Police raided Elora, Guelph slot machine operations in 1931

The following is a re-print of a past column by former Advertiser columnist Stephen Thorning, who passed away on Feb. 23, 2015.
Some text has been updated to reflect changes since the original publication and any images used may not be the same as those that accompanied the original publication.

No political issue in recent memory has aroused as much controversy as the decision of Centre Wellington to allow slot machines at a proposed racetrack adjoining Elora.

This was not the first time slot machines have been an issue in Guelph and Elora – in 1931 this form of gambling became the focus of police.

It is perhaps useful to review some of the background to gambling and slot machines.

Gambling has been known in all societies in recorded history, and its relationship with governments has been one of continual evolution. Gambling is mentioned at several points in the Bible, but many Christians view the third commandment as a prohibition of it. Gambling and lotteries helped finance churches in the middle ages, but protestant denominations, for the most part, prohibited gambling.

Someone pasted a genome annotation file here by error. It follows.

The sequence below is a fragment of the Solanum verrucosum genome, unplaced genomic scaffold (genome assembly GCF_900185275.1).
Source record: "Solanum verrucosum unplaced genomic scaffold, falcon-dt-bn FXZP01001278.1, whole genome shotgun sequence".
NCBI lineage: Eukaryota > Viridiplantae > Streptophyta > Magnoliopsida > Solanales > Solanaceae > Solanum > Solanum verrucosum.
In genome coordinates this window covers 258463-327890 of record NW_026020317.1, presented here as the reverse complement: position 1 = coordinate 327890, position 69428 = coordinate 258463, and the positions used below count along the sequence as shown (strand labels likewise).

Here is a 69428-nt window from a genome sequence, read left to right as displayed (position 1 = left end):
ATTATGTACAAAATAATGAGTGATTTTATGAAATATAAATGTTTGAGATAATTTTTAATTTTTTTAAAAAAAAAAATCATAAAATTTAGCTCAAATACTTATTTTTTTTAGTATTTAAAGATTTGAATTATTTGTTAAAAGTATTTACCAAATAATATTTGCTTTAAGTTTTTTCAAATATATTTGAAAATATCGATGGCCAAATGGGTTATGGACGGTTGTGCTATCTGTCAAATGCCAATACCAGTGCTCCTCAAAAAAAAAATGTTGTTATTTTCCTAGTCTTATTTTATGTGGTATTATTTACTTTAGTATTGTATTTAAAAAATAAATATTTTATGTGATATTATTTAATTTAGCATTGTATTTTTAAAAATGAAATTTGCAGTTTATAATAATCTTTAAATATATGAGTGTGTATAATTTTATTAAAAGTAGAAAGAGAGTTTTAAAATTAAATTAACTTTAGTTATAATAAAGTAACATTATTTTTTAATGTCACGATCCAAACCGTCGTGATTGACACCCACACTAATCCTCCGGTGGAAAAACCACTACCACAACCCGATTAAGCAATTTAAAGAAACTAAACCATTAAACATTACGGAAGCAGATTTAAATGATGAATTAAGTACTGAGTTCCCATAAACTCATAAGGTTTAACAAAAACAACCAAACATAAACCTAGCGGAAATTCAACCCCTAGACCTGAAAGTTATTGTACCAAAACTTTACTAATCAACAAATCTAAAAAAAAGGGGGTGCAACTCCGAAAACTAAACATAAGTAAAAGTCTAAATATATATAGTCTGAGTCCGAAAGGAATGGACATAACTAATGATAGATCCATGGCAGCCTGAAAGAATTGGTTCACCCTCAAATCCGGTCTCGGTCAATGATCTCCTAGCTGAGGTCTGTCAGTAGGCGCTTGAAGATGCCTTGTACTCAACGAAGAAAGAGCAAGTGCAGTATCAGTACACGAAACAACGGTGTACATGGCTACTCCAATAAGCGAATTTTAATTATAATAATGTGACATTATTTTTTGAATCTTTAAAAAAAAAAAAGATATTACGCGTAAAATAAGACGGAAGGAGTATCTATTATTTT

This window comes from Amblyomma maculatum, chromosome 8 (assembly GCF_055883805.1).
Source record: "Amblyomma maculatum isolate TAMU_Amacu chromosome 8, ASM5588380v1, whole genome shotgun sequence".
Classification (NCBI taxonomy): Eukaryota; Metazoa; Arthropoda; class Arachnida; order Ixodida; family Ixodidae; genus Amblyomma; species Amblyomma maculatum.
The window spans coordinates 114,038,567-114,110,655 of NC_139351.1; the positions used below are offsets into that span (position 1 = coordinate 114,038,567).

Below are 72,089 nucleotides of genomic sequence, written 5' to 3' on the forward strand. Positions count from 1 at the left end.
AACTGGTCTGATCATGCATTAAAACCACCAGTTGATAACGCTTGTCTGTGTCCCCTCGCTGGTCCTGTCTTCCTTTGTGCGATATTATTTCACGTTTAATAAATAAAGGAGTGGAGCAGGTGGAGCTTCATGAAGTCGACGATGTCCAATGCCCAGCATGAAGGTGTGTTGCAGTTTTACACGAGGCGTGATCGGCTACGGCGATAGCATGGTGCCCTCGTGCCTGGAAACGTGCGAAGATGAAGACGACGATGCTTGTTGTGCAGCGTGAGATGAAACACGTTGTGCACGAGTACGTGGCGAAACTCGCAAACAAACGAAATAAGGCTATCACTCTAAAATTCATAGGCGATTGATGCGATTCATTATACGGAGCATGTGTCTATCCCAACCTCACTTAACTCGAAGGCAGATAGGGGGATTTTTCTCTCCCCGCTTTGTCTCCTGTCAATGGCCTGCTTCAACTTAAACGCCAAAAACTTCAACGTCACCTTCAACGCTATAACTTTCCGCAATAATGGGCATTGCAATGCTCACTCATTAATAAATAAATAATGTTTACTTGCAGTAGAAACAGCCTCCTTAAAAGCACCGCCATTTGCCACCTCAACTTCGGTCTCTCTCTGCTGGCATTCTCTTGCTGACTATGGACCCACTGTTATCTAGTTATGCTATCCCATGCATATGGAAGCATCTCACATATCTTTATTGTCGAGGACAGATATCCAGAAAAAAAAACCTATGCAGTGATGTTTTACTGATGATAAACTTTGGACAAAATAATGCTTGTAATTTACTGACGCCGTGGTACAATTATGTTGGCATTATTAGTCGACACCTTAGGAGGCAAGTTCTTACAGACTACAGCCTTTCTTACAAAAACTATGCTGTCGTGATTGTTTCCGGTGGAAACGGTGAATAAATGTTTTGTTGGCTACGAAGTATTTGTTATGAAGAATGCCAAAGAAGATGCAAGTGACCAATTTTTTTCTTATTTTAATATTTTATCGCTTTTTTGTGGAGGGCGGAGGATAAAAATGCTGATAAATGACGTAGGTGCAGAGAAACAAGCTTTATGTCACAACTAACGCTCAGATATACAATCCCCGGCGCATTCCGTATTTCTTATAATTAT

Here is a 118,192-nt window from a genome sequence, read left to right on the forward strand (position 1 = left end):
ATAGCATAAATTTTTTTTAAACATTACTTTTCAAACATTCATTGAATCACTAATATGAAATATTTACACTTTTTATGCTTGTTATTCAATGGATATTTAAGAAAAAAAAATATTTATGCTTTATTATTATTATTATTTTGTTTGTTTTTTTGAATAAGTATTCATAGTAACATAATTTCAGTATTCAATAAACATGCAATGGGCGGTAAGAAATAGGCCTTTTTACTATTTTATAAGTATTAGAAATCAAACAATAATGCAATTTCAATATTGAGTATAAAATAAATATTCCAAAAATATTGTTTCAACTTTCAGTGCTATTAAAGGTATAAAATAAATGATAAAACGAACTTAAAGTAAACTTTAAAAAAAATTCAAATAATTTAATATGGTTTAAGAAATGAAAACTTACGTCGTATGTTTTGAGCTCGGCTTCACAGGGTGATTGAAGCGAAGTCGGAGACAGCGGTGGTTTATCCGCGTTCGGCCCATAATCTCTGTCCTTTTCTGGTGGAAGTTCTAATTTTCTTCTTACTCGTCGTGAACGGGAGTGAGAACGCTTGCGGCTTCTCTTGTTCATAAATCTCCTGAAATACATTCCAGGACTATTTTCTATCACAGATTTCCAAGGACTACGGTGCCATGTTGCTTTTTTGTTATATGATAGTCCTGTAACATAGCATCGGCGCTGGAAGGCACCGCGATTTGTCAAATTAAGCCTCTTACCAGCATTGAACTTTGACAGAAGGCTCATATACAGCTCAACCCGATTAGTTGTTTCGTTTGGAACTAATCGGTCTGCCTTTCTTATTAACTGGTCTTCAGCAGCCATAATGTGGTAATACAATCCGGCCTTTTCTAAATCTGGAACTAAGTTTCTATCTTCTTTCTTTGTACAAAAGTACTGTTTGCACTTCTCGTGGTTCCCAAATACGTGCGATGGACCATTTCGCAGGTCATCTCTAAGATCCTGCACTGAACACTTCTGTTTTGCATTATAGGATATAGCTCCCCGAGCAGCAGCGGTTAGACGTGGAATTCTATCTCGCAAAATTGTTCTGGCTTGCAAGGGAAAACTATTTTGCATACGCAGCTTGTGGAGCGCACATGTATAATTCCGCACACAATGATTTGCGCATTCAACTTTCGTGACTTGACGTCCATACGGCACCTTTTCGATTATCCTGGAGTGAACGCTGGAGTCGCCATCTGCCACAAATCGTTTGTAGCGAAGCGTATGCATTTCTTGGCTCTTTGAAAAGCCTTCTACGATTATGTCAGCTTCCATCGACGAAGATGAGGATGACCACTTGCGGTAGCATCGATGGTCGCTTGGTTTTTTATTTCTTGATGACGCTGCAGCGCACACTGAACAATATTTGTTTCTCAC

The British government began sponsoring and licensing gambling under Elizabeth I, but even then, the socially destructive aspects of gambling, and in particular, its tendency to aggravate poverty, were recognized. Consequently, restrictions on gambling increased over time, and particularly in the early 19th century. The famous pronouncement of the Italian statesman Conte Camillo Cavour, made 150 years ago, that lotteries are “A tax on imbeciles,” has been repeated many times since.